All of baseball is mourning the loss of Stan Musial, one of the greatest players of all time. (Getty Images)

Stan Musial, the Hall of Fame outfielder who spent his entire 22-year career in a St. Louis Cardinals uniform, has died at the age of 92.

According to the Musial family, he died "peacefully at home" on Saturday of "natural causes."

Cardinals owner Bill DeWitt Jr. released the following statement:

"We have lost the most beloved member of the Cardinals family. Stan Musial was the greatest player in Cardinals history and one of the best players in the history of baseball.

"The entire Cardinals organization extends its sincere condolences to Stan’s family, including his children Richard, Gerry, Janet and Jean, as well as his eleven grandchildren and twelve great grandchildren. We join fans everywhere in mourning the loss of our dear friend and reflect on how fortunate we all are to have known 'Stan the Man'."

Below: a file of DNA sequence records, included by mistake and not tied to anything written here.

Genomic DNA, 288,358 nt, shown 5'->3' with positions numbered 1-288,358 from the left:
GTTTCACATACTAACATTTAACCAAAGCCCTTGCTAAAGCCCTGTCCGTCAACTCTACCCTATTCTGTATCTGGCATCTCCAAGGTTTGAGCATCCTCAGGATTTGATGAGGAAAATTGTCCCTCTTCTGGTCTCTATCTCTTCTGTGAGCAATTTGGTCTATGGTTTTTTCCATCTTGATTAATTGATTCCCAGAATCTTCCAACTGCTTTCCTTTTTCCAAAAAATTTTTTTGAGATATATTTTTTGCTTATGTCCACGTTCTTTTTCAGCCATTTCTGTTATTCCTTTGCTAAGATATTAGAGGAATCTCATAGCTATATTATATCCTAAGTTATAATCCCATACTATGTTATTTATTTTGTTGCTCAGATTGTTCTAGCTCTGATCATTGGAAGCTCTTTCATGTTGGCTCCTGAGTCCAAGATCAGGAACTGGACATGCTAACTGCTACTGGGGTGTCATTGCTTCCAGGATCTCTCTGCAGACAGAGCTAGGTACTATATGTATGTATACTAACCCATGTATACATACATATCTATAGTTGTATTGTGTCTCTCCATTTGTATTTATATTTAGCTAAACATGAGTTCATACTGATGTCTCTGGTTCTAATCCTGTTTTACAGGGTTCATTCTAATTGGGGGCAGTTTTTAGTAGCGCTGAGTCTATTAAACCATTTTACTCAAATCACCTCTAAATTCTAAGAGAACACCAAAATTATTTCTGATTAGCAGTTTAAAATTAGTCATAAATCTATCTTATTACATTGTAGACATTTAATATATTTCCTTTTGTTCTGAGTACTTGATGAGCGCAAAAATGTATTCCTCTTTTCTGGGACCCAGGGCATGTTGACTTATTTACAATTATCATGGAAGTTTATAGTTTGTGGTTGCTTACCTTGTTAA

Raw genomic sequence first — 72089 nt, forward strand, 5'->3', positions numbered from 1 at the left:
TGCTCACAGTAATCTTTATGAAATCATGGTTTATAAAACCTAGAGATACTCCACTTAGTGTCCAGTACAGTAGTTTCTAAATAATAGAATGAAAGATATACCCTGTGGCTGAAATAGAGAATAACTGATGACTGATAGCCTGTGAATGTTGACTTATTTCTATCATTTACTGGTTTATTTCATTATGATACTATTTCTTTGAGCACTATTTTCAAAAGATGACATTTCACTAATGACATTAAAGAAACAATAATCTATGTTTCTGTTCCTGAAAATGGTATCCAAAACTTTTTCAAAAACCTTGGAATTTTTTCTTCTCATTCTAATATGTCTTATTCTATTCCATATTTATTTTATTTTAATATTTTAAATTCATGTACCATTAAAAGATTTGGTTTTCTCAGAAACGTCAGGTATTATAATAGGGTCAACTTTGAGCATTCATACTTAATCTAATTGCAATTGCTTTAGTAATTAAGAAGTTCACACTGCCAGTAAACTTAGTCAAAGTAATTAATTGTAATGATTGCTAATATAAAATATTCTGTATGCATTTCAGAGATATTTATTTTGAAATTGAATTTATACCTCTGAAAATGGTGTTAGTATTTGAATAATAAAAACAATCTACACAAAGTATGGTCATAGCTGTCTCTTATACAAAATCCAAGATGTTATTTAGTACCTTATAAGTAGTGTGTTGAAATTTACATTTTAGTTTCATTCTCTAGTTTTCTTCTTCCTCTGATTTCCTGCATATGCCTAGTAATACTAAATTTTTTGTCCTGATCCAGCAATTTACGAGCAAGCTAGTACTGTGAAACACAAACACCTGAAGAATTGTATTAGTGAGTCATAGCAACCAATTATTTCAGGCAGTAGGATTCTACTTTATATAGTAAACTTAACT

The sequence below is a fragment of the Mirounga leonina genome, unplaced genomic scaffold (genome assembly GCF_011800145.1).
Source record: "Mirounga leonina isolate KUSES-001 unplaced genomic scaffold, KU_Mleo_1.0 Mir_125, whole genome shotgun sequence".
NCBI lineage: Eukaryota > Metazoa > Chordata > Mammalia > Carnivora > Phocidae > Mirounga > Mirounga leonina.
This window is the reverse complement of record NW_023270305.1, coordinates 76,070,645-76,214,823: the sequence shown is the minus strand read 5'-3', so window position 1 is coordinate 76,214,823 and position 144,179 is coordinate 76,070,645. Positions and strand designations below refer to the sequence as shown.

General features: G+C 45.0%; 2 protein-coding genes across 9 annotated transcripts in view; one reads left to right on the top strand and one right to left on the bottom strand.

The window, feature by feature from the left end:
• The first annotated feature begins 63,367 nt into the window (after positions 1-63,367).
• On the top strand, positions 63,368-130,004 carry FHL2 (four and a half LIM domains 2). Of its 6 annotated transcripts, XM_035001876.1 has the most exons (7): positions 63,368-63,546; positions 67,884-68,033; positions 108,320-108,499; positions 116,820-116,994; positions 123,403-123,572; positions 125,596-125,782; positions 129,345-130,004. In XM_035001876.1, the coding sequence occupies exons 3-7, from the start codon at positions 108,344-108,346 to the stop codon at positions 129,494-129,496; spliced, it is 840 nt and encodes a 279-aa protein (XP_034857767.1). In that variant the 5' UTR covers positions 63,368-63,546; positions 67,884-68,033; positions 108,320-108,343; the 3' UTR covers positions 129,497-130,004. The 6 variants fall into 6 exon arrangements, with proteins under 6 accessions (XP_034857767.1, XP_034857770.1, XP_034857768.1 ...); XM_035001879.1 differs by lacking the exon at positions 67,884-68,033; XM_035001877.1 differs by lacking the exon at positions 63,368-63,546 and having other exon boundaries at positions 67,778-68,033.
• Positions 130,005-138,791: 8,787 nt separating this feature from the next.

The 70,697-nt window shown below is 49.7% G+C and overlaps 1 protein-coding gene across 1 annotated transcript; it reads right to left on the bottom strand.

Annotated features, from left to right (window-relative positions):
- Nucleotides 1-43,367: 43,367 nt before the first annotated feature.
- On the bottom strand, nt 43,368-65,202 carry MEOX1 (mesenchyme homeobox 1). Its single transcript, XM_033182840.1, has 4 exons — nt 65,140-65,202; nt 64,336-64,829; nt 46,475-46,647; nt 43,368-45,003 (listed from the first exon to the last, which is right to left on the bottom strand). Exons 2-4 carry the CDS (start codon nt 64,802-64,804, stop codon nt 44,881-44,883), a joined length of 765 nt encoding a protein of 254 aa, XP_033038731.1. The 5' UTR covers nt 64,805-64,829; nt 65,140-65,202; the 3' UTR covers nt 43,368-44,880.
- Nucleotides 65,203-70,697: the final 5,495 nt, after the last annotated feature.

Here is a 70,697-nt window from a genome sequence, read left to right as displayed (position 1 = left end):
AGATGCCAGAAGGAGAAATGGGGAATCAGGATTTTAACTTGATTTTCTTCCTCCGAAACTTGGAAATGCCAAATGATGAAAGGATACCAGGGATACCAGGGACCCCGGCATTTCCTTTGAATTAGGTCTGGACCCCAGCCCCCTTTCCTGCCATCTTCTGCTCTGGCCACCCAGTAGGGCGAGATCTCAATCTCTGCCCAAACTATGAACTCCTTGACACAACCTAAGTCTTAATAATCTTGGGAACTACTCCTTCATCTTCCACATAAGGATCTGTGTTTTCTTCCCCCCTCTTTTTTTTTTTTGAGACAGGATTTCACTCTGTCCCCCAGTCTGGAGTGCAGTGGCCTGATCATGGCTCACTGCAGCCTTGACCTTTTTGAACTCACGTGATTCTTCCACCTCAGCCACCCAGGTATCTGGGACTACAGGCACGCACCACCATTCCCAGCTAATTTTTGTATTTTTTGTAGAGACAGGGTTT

In 1963, Musial (and his famously coiled swing) ended his major-league career with 3,630 hits (1,815 at home and 1,815 on the road), 475 home runs and a slash line of .331/.417/.559. Musial was a three-time NL MVP and 20-time All-Star. In 1969, he was elected to the Hall of Fame when BBWAA named him on 93.2 percent of the ballots.

Odd as it may seem now, Musial began his professional career as a pitcher (in 1940, he went 18-5 with a 2.62 ERA for Class-D Daytona Beach), but a shoulder injury suffered while playing the outfield forced him to become a full-time hitter. Suffice it to say, things worked out.

Musial's famous statue outside Busch Stadium carries the fitting inscription "Baseball's Perfect Knight." As brilliant as he was on the field, Musial was famous for his pleasant nature and generosity off it. If you're of a certain age, you probably picture Musial as a grandfatherly sort in a red blazer and with a harmonica in his hand.

If you're of a different certain age, you surely think of Musial as one of the best you ever saw, which he was.

Musial hasn't played a game in almost 50 years, but baseball will never be the same without him.

R.I.P., Mr. Musial.

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